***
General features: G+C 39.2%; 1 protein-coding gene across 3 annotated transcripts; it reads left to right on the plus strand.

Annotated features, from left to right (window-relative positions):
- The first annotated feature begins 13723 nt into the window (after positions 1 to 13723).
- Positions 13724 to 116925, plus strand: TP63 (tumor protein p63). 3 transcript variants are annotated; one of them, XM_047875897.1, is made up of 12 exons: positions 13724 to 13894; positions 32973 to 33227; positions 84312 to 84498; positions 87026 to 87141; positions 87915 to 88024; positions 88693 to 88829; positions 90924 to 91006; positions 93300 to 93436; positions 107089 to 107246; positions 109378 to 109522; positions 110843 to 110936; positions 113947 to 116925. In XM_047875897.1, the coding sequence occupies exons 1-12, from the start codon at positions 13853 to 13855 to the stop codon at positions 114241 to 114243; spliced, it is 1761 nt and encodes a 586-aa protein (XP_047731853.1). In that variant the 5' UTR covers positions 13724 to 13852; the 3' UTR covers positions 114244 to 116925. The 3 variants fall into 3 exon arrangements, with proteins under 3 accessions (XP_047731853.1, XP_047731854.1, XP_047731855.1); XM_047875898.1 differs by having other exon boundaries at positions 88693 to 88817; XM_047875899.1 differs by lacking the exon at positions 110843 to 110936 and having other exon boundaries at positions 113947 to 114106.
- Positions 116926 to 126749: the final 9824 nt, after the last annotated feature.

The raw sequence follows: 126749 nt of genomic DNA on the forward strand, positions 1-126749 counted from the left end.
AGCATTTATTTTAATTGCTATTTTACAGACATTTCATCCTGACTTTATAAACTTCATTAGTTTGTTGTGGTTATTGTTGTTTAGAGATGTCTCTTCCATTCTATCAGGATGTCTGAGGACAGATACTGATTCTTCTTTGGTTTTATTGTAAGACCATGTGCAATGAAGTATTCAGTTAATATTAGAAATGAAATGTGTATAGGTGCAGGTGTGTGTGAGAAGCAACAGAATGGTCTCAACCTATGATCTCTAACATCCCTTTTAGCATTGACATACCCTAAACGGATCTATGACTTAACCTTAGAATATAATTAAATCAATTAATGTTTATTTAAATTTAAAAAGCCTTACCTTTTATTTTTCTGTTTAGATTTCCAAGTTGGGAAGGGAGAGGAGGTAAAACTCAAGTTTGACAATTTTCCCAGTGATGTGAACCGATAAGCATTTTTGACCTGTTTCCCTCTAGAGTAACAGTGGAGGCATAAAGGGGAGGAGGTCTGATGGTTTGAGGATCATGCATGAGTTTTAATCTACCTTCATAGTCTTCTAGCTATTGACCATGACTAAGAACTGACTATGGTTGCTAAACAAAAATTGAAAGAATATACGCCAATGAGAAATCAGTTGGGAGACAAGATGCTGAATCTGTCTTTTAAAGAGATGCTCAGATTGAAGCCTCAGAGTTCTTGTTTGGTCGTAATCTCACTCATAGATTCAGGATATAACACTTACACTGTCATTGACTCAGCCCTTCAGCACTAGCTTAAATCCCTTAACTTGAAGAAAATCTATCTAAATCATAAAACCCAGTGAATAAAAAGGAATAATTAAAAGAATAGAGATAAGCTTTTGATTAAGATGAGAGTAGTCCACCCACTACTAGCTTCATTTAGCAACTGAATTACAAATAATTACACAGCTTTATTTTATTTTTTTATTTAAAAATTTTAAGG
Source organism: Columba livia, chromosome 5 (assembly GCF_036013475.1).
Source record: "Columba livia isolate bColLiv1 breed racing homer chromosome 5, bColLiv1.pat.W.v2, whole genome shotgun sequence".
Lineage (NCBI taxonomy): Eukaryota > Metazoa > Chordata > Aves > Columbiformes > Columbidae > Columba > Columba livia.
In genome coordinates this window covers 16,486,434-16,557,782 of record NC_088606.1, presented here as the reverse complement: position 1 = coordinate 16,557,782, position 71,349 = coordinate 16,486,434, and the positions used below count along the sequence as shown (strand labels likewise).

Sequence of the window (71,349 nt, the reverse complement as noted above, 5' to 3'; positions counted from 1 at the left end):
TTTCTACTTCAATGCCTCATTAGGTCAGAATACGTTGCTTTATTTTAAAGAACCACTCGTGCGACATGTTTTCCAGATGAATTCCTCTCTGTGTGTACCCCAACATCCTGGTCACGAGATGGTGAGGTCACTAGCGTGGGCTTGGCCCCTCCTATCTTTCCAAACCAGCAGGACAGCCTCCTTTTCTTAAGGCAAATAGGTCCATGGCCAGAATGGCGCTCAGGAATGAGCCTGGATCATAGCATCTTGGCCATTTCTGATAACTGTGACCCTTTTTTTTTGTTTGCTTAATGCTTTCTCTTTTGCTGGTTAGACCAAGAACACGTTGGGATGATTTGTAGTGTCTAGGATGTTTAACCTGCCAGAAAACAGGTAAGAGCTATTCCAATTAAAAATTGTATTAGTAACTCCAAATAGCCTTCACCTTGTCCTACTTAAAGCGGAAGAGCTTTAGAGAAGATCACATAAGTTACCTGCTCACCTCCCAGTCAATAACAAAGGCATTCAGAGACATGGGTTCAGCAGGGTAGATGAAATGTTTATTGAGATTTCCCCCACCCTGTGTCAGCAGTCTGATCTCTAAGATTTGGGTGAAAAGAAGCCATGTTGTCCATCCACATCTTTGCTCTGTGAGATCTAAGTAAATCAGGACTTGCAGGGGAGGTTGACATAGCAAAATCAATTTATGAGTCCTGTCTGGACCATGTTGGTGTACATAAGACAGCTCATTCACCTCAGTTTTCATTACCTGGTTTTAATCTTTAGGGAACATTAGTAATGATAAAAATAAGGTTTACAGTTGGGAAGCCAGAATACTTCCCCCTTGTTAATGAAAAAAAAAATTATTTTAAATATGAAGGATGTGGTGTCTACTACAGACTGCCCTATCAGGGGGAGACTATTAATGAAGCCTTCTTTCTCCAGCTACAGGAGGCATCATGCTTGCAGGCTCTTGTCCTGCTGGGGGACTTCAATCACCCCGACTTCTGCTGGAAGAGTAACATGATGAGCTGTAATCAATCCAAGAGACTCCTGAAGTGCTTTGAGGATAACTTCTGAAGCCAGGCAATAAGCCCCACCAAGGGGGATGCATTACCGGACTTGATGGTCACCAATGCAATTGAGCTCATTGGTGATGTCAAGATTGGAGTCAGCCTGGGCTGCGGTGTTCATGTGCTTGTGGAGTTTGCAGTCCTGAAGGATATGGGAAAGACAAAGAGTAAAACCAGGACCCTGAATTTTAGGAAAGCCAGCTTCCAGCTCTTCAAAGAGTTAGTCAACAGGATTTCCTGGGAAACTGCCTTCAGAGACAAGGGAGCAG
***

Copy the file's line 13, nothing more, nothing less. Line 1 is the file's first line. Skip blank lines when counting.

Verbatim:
TTTCTACTTCAATGCCTCATTAGGTCAGAATACGTTGCTTTATTTTAAAGAACCACTCGTGCGACATGTTTTCCAGATGAATTCCTCTCTGTGTGTACCCCAACATCCTGGTCACGAGATGGTGAGGTCACTAGCGTGGGCTTGGCCCCTCCTATCTTTCCAAACCAGCAGGACAGCCTCCTTTTCTTAAGGCAAATAGGTCCATGGCCAGAATGGCGCTCAGGAATGAGCCTGGATCATAGCATCTTGGCCATTTCTGATAACTGTGACCCTTTTTTTTTGTTTGCTTAATGCTTTCTCTTTTGCTGGTTAGACCAAGAACACGTTGGGATGATTTGTAGTGTCTAGGATGTTTAACCTGCCAGAAAACAGGTAAGAGCTATTCCAATTAAAAATTGTATTAGTAACTCCAAATAGCCTTCACCTTGTCCTACTTAAAGCGGAAGAGCTTTAGAGAAGATCACATAAGTTACCTGCTCACCTCCCAGTCAATAACAAAGGCATTCAGAGACATGGGTTCAGCAGGGTAGATGAAATGTTTATTGAGATTTCCCCCACCCTGTGTCAGCAGTCTGATCTCTAAGATTTGGGTGAAAAGAAGCCATGTTGTCCATCCACATCTTTGCTCTGTGAGATCTAAGTAAATCAGGACTTGCAGGGGAGGTTGACATAGCAAAATCAATTTATGAGTCCTGTCTGGACCATGTTGGTGTACATAAGACAGCTCATTCACCTCAGTTTTCATTACCTGGTTTTAATCTTTAGGGAACATTAGTAATGATAAAAATAAGGTTTACAGTTGGGAAGCCAGAATACTTCCCCCTTGTTAATGAAAAAAAAAATTATTTTAAATATGAAGGATGTGGTGTCTACTACAGACTGCCCTATCAGGGGGAGACTATTAATGAAGCCTTCTTTCTCCAGCTACAGGAGGCATCATGCTTGCAGGCTCTTGTCCTGCTGGGGGACTTCAATCACCCCGACTTCTGCTGGAAGAGTAACATGATGAGCTGTAATCAATCCAAGAGACTCCTGAAGTGCTTTGAGGATAACTTCTGAAGCCAGGCAATAAGCCCCACCAAGGGGGATGCATTACCGGACTTGATGGTCACCAATGCAATTGAGCTCATTGGTGATGTCAAGATTGGAGTCAGCCTGGGCTGCGGTGTTCATGTGCTTGTGGAGTTTGCAGTCCTGAAGGATATGGGAAAGACAAAGAGTAAAACCAGGACCCTGAATTTTAGGAAAGCCAGCTTCCAGCTCTTCAAAGAGTTAGTCAACAGGATTTCCTGGGAAACTGCCTTCAGAGACAAGGGAGCAG